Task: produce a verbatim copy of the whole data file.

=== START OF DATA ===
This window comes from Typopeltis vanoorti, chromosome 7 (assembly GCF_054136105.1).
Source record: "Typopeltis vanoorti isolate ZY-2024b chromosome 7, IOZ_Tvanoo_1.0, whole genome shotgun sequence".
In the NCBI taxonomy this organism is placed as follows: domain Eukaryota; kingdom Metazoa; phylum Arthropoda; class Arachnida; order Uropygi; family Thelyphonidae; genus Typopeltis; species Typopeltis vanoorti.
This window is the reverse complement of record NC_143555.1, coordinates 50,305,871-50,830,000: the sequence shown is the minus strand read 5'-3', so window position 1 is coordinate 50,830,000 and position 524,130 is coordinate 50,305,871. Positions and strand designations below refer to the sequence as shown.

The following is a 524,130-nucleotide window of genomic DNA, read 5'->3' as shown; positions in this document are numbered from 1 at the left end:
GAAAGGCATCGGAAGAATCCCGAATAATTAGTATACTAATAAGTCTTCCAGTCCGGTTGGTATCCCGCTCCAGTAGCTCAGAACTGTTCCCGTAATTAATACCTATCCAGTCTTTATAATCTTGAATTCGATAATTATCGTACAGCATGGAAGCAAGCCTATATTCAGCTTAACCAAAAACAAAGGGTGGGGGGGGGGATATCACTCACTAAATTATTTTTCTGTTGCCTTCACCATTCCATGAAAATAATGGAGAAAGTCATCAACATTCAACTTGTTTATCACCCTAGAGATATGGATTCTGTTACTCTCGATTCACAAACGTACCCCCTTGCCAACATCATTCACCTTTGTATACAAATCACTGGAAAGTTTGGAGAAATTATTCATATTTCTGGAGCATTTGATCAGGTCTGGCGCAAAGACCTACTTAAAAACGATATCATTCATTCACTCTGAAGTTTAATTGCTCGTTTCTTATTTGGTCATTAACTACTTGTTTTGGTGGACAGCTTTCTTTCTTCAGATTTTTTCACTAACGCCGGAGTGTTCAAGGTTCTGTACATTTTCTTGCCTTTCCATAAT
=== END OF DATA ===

This window comes from Typopeltis vanoorti, chromosome 7 (assembly GCF_054136105.1).
Source record: "Typopeltis vanoorti isolate ZY-2024b chromosome 7, IOZ_Tvanoo_1.0, whole genome shotgun sequence".
In the NCBI taxonomy this organism is placed as follows: domain Eukaryota; kingdom Metazoa; phylum Arthropoda; class Arachnida; order Uropygi; family Thelyphonidae; genus Typopeltis; species Typopeltis vanoorti.
This window is the reverse complement of record NC_143555.1, coordinates 50,305,871-50,830,000: the sequence shown is the minus strand read 5'-3', so window position 1 is coordinate 50,830,000 and position 524,130 is coordinate 50,305,871. Positions and strand designations below refer to the sequence as shown.

The following is a 524,130-nucleotide window of genomic DNA, read 5'->3' as shown; positions in this document are numbered from 1 at the left end:
GAAAGGCATCGGAAGAATCCCGAATAATTAGTATACTAATAAGTCTTCCAGTCCGGTTGGTATCCCGCTCCAGTAGCTCAGAACTGTTCCCGTAATTAATACCTATCCAGTCTTTATAATCTTGAATTCGATAATTATCGTACAGCATGGAAGCAAGCCTATATTCAGCTTAACCAAAAACAAAGGGTGGGGGGGGGGATATCACTCACTAAATTATTTTTCTGTTGCCTTCACCATTCCATGAAAATAATGGAGAAAGTCATCAACATTCAACTTGTTTATCACCCTAGAGATATGGATTCTGTTACTCTCGATTCACAAACGTACCCCCTTGCCAACATCATTCACCTTTGTATACAAATCACTGGAAAGTTTGGAGAAATTATTCATATTTCTGGAGCATTTGATCAGGTCTGGCGCAAAGACCTACTTAAAAACGATATCATTCATTCACTCTGAAGTTTAATTGCTCGTTTCTTATTTGGTCATTAACTACTTGTTTTGGTGGACAGCTTTCTTTCTTCAGATTTTTTCACTAACGCCGGAGTGTTCAAGGTTCTGTACATTTTCTTGCCTTTCCATAAT